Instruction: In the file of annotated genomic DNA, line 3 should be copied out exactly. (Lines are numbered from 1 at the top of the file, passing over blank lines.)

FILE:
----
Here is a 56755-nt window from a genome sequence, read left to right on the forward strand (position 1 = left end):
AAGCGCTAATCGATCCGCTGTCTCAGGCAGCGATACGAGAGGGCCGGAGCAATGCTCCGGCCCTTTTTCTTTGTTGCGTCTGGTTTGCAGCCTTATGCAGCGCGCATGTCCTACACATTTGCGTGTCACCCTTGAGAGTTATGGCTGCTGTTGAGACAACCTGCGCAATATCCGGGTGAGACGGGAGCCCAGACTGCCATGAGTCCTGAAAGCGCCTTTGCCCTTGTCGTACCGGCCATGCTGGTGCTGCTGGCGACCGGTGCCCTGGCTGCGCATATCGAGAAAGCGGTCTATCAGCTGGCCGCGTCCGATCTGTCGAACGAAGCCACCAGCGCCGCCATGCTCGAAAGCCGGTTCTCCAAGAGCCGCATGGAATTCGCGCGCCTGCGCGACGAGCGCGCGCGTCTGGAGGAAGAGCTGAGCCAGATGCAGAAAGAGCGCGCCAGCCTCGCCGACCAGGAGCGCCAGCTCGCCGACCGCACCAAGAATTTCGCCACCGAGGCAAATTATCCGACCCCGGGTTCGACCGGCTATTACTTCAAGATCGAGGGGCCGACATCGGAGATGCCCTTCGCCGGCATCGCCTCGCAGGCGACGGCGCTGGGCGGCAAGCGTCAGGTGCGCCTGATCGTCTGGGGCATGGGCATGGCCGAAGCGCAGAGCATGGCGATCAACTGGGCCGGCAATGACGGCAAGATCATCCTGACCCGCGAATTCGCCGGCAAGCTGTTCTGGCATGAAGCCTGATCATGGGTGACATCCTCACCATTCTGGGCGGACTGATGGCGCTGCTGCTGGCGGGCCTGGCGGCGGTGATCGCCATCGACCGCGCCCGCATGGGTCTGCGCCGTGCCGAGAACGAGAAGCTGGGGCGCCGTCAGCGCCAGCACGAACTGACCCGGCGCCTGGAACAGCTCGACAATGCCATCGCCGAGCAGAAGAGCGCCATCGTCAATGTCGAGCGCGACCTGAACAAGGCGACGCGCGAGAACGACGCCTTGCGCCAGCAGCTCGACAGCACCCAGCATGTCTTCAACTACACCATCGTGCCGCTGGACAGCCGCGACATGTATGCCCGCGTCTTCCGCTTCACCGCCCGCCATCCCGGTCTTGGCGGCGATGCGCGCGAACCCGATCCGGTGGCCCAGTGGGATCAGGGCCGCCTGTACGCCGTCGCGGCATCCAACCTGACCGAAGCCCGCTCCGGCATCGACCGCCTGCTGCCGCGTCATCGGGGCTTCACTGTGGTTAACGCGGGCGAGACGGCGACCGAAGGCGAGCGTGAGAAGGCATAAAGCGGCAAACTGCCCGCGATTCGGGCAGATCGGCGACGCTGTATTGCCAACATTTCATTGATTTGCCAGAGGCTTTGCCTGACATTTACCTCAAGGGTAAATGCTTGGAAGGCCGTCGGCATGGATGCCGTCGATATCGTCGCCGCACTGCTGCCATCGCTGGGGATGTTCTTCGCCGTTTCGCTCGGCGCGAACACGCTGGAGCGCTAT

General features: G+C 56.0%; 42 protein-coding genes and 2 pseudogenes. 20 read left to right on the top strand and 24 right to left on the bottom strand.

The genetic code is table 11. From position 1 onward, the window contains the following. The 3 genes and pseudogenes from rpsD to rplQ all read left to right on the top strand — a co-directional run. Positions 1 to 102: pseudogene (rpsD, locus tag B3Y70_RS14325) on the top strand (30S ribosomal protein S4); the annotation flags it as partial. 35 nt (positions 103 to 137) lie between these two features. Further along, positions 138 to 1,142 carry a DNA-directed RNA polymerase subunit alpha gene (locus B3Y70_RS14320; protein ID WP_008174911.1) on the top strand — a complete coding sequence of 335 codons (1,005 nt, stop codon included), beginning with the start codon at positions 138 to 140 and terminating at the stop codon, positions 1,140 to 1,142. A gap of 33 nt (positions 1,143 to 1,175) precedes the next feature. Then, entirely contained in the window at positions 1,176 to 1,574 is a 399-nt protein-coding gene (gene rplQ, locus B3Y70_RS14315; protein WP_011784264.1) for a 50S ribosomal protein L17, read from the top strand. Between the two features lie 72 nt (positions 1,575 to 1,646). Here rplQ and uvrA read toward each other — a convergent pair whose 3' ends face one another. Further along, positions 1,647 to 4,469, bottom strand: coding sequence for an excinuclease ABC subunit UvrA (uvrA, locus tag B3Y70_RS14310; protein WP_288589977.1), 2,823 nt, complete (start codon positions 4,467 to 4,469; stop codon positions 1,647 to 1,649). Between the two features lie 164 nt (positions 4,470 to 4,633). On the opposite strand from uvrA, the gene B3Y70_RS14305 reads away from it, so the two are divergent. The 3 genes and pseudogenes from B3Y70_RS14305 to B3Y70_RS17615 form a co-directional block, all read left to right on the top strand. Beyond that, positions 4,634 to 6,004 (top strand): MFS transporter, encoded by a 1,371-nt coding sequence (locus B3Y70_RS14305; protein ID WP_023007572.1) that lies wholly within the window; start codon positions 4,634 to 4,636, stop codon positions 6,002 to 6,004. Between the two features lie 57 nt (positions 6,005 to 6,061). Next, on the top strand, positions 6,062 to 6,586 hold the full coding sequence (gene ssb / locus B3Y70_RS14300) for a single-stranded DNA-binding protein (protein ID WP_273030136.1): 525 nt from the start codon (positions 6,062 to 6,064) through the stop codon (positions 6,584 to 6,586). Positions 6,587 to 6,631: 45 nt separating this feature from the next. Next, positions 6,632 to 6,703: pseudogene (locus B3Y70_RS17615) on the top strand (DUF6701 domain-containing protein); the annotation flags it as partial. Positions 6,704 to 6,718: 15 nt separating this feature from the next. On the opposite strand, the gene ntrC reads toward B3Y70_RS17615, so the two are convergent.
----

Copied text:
General features: G+C 56.0%; 42 protein-coding genes and 2 pseudogenes. 20 read left to right on the top strand and 24 right to left on the bottom strand.